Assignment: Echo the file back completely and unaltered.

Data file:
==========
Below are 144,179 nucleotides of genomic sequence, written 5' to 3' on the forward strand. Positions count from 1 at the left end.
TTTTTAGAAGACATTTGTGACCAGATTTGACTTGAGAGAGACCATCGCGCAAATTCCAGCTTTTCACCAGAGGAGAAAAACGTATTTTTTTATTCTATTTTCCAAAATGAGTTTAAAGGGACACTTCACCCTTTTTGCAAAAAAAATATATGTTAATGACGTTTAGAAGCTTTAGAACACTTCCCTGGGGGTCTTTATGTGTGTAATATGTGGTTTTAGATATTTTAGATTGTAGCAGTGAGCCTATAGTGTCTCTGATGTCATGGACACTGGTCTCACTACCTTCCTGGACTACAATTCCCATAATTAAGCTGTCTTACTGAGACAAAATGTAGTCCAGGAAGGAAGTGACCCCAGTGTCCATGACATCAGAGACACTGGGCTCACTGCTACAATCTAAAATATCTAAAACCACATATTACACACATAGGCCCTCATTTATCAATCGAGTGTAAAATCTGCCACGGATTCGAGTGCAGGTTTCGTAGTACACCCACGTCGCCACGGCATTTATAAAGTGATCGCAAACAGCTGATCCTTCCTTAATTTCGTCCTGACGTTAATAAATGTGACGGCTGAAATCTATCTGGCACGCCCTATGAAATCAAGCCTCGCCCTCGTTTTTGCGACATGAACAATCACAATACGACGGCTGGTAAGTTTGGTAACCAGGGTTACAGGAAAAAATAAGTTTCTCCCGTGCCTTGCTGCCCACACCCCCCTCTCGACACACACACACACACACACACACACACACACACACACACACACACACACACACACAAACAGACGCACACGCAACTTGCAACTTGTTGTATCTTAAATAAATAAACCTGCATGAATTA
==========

Below are 144,179 nucleotides of genomic sequence, written 5' to 3' on the forward strand. Positions count from 1 at the left end.
TTTTTAGAAGACATTTGTGACCAGATTTGACTTGAGAGAGACCATCGCGCAAATTCCAGCTTTTCACCAGAGGAGAAAAACGTATTTTTTTATTCTATTTTCCAAAATGAGTTTAAAGGGACACTTCACCCTTTTTGCAAAAAAAATATATGTTAATGACGTTTAGAAGCTTTAGAACACTTCCCTGGGGGTCTTTATGTGTGTAATATGTGGTTTTAGATATTTTAGATTGTAGCAGTGAGCCTATAGTGTCTCTGATGTCATGGACACTGGTCTCACTACCTTCCTGGACTACAATTCCCATAATTAAGCTGTCTTACTGAGACAAAATGTAGTCCAGGAAGGAAGTGACCCCAGTGTCCATGACATCAGAGACACTGGGCTCACTGCTACAATCTAAAATATCTAAAACCACATATTACACACATAGGCCCTCATTTATCAATCGAGTGTAAAATCTGCCACGGATTCGAGTGCAGGTTTCGTAGTACACCCACGTCGCCACGGCATTTATAAAGTGATCGCAAACAGCTGATCCTTCCTTAATTTCGTCCTGACGTTAATAAATGTGACGGCTGAAATCTATCTGGCACGCCCTATGAAATCAAGCCTCGCCCTCGTTTTTGCGACATGAACAATCACAATACGACGGCTGGTAAGTTTGGTAACCAGGGTTACAGGAAAAAATAAGTTTCTCCCGTGCCTTGCTGCCCACACCCCCCTCTCGACACACACACACACACACACACACACACACACACACACACACACACACACACACACAAACAGACGCACACGCAACTTGCAACTTGTTGTATCTTAAATAAATAAACCTGCATGAATTA